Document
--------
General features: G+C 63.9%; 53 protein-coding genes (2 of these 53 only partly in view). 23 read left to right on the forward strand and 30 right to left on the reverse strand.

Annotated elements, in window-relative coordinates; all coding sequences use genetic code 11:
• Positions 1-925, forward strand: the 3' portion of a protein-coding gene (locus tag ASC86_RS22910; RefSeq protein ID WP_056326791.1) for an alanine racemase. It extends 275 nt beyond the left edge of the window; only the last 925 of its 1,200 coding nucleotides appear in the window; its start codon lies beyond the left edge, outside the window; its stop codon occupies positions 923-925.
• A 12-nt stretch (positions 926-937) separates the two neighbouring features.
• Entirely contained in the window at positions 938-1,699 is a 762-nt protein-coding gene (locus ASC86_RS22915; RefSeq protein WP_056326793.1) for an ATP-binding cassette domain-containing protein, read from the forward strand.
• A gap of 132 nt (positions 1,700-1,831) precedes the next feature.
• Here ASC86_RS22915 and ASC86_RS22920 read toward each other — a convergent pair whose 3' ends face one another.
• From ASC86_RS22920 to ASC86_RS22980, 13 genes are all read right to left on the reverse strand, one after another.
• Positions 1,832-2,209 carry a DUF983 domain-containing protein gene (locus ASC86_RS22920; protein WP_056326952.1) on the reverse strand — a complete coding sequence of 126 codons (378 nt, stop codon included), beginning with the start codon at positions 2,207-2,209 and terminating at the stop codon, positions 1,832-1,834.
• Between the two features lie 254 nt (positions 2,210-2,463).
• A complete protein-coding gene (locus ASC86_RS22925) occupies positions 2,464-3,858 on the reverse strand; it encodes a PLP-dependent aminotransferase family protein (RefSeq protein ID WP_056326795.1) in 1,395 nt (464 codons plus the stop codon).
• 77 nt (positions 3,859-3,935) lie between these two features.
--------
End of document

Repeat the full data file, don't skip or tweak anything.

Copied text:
General features: G+C 63.9%; 53 protein-coding genes (2 of these 53 only partly in view). 23 read left to right on the forward strand and 30 right to left on the reverse strand.

Annotated elements, in window-relative coordinates; all coding sequences use genetic code 11:
• Positions 1-925, forward strand: the 3' portion of a protein-coding gene (locus tag ASC86_RS22910; RefSeq protein ID WP_056326791.1) for an alanine racemase. It extends 275 nt beyond the left edge of the window; only the last 925 of its 1,200 coding nucleotides appear in the window; its start codon lies beyond the left edge, outside the window; its stop codon occupies positions 923-925.
• A 12-nt stretch (positions 926-937) separates the two neighbouring features.
• Entirely contained in the window at positions 938-1,699 is a 762-nt protein-coding gene (locus ASC86_RS22915; RefSeq protein WP_056326793.1) for an ATP-binding cassette domain-containing protein, read from the forward strand.
• A gap of 132 nt (positions 1,700-1,831) precedes the next feature.
• Here ASC86_RS22915 and ASC86_RS22920 read toward each other — a convergent pair whose 3' ends face one another.
• From ASC86_RS22920 to ASC86_RS22980, 13 genes are all read right to left on the reverse strand, one after another.
• Positions 1,832-2,209 carry a DUF983 domain-containing protein gene (locus ASC86_RS22920; protein WP_056326952.1) on the reverse strand — a complete coding sequence of 126 codons (378 nt, stop codon included), beginning with the start codon at positions 2,207-2,209 and terminating at the stop codon, positions 1,832-1,834.
• Between the two features lie 254 nt (positions 2,210-2,463).
• A complete protein-coding gene (locus ASC86_RS22925) occupies positions 2,464-3,858 on the reverse strand; it encodes a PLP-dependent aminotransferase family protein (RefSeq protein ID WP_056326795.1) in 1,395 nt (464 codons plus the stop codon).
• 77 nt (positions 3,859-3,935) lie between these two features.